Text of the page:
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U.S.-Russia Nuclear Cutbacks Hazy
November 14, 2001

WASHINGTON (AP) - The numbers are hazy and President Bush and Russian President Vladimir Putin disagree whether there should be a formal treaty. But they have pledged to make deeper cutbacks in stockpiles of nuclear warheads than ever before.

Bush set a ceiling of 1,700 to 2,200 warheads to be reached within a decade. The United States has a little more than 7,000. That means scrapping more than two-thirds.

Putin responded with an announcement he would slash the current Russian arsenal to one-third or less. The Russians are estimated to have more than 5,800 warheads.

``Security is created not by piles of metal or weapons,'' Putin said late Tuesday at the Russian Embassy. ``It is created by political will of people, nation-states and their leaders.''

Despite their wrangling over anti-missile defenses, Bush and Putin clearly want to celebrate a new relationship. Ten years after the disintegration of the Soviet Union the two countries are no longer adversaries.

A sharp cutback in nuclear weapons is a sure way to show trust.

But the two leaders have not decided whether arms reductions need to be codified in a treaty.

Bush said he saw no need for ``endless hours'' of negotiations.

By contrast, Russian Foreign Minister Igor Ivanov said, ``We need to put it down in a treaty. It doesn't mean we distrust anyone. Just the opposite. It would consolidate and boost our relation.''

The administration is open to using verification procedures from the 1991 Strategic Arms Reduction Treaty, which was to lower warhead levels to 6,000 on each side by the end of next month.

Verification is designed to provide what diplomats politely call transparency and others refer to as a way to guard against cheating.

A formal treaty also could settle some important unanswered questions, Such as whether the warheads removed from missiles will be destroyed or stored for potential use later.

Treaties on the books specify how weapons are taken apart and how they can be inspected by teams from the other side.

Bush did not rule out a new treaty, although he clearly found it unnecessary. ``I looked the man in the eye and shook his hand,'' the President said. ``And if we need to write it down on a piece of paper, I'll be glad to do that.''

Daryl Kimball, executive director of the private Arms Control Association, said Wednesday if Bush did not agree to a treaty ``he would lose a historic opportunity to lock in irreversible and verifiable reductions of the Cold War arsenals he has correctly called relics of the past.''

Kimball took a skeptical view of how far Bush was willing to go in cutting arsenals. He said in an interview that the 1,700 to 2,200 level is ``but a modest trimming of the levels that President Clinton and (Boris) Yeltsin had agreed to in 1997.''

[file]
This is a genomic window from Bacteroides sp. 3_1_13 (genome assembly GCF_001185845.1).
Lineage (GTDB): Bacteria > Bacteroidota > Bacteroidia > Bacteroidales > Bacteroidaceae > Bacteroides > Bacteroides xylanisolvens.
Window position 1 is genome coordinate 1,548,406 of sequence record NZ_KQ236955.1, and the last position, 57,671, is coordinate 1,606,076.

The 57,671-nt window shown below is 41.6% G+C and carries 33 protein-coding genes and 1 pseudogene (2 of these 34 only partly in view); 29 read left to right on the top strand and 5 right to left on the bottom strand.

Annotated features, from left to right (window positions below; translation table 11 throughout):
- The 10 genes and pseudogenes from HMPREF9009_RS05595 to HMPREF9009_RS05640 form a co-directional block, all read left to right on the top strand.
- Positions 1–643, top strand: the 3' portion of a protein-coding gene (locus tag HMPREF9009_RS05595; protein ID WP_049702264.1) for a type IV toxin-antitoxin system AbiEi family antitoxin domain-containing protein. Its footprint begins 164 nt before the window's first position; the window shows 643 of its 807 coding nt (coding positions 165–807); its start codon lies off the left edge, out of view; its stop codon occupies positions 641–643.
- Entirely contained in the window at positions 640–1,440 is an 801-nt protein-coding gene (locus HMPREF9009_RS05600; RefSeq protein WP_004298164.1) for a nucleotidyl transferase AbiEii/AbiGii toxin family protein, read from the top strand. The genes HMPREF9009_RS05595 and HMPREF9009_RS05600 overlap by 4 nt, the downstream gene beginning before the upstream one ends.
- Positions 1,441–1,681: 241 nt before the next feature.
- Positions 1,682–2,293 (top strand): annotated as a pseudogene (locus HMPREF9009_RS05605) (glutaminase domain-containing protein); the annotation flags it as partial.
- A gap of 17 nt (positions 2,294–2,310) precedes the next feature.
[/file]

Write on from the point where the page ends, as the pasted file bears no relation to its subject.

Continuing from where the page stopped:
The START III treaty they envisioned would have set a ceiling of 2,000 to 2,500 each. It never went beyond informal negotiations. And the Bush administration has no interest in picking up the ball.

Peter Scoblic, editor of Arms Control Today magazine, questioned that a treaty would take as long to complete as Bush has suggested.

Much of the diplomacy was done under the START I and START II treaties, and a new pact simply would be a matter of political will, he said.

``They (Bush and Putin) can do that and do it relatively quickly,'' Scoblic said.

The START II treaty, which was signed and ratified, but not implemented, called for a ceiling of 3,000 to 3,500 warheads each by the end of 2004.

Robert S. Norris, a senior research analyst at the Natural Resources Defense Council, said the cutback agreement between Bush and Putin ``doesn't move us forward.''

Norris, in an interview, said a large category of ``hedge weapons'' are excluded from the cutbacks. These are nuclear arms held in reserve for redeployment.

Also, he said, arsenals of short-range nuclear weapons are not being reduced. Russia, he said, could have from 4,000 to 12,000 of them.

And, Norris said, ``even with our new friendship we are still targeting Russia'' with long-range nuclear weapons.

``Friends don't target friends,'' he said. ``We don't target Britain or France.''

Ira Helfand, of Physicians for Social Responsibility, said Bush chose a range of 1,700 to 2,200 warheads because the Pentagon had determined that was the number needed to annihilate Russia.

Dr. John Pastore, who is with the International Physicians for the Prevention of Nuclear War, said any agreement must be put in treaty form instead of the more informal arrangement preferred by Bush.

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